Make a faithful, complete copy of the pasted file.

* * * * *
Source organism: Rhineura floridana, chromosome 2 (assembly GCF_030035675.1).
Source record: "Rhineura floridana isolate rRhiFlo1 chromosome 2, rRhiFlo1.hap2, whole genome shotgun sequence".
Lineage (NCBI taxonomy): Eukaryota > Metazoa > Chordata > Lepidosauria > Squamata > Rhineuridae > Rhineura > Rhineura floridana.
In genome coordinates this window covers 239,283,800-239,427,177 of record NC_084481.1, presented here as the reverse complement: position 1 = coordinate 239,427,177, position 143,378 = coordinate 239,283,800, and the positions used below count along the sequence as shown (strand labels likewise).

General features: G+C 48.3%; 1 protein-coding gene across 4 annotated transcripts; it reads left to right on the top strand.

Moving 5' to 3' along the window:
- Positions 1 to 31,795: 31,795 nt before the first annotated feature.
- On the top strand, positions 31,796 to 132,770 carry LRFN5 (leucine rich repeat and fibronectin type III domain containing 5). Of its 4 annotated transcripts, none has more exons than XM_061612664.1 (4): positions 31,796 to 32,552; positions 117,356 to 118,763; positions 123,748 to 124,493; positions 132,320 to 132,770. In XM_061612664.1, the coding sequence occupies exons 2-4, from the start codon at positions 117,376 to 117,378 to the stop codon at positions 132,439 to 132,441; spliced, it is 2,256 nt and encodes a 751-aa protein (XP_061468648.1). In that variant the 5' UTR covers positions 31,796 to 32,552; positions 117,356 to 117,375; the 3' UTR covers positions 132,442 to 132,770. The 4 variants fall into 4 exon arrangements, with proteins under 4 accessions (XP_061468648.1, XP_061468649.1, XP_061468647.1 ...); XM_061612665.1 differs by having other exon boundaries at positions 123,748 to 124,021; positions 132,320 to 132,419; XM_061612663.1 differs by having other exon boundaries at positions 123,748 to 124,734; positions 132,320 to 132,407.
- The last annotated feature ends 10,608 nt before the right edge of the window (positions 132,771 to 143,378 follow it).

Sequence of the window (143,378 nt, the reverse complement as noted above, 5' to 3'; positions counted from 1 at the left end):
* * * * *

Source organism: Rhineura floridana, chromosome 2 (assembly GCF_030035675.1).
Source record: "Rhineura floridana isolate rRhiFlo1 chromosome 2, rRhiFlo1.hap2, whole genome shotgun sequence".
Lineage (NCBI taxonomy): Eukaryota > Metazoa > Chordata > Lepidosauria > Squamata > Rhineuridae > Rhineura > Rhineura floridana.
In genome coordinates this window covers 239,283,800-239,427,177 of record NC_084481.1, presented here as the reverse complement: position 1 = coordinate 239,427,177, position 143,378 = coordinate 239,283,800, and the positions used below count along the sequence as shown (strand labels likewise).

General features: G+C 48.3%; 1 protein-coding gene across 4 annotated transcripts; it reads left to right on the top strand.

Moving 5' to 3' along the window:
- Positions 1 to 31,795: 31,795 nt before the first annotated feature.
- On the top strand, positions 31,796 to 132,770 carry LRFN5 (leucine rich repeat and fibronectin type III domain containing 5). Of its 4 annotated transcripts, none has more exons than XM_061612664.1 (4): positions 31,796 to 32,552; positions 117,356 to 118,763; positions 123,748 to 124,493; positions 132,320 to 132,770. In XM_061612664.1, the coding sequence occupies exons 2-4, from the start codon at positions 117,376 to 117,378 to the stop codon at positions 132,439 to 132,441; spliced, it is 2,256 nt and encodes a 751-aa protein (XP_061468648.1). In that variant the 5' UTR covers positions 31,796 to 32,552; positions 117,356 to 117,375; the 3' UTR covers positions 132,442 to 132,770. The 4 variants fall into 4 exon arrangements, with proteins under 4 accessions (XP_061468648.1, XP_061468649.1, XP_061468647.1 ...); XM_061612665.1 differs by having other exon boundaries at positions 123,748 to 124,021; positions 132,320 to 132,419; XM_061612663.1 differs by having other exon boundaries at positions 123,748 to 124,734; positions 132,320 to 132,407.
- The last annotated feature ends 10,608 nt before the right edge of the window (positions 132,771 to 143,378 follow it).

Sequence of the window (143,378 nt, the reverse complement as noted above, 5' to 3'; positions counted from 1 at the left end):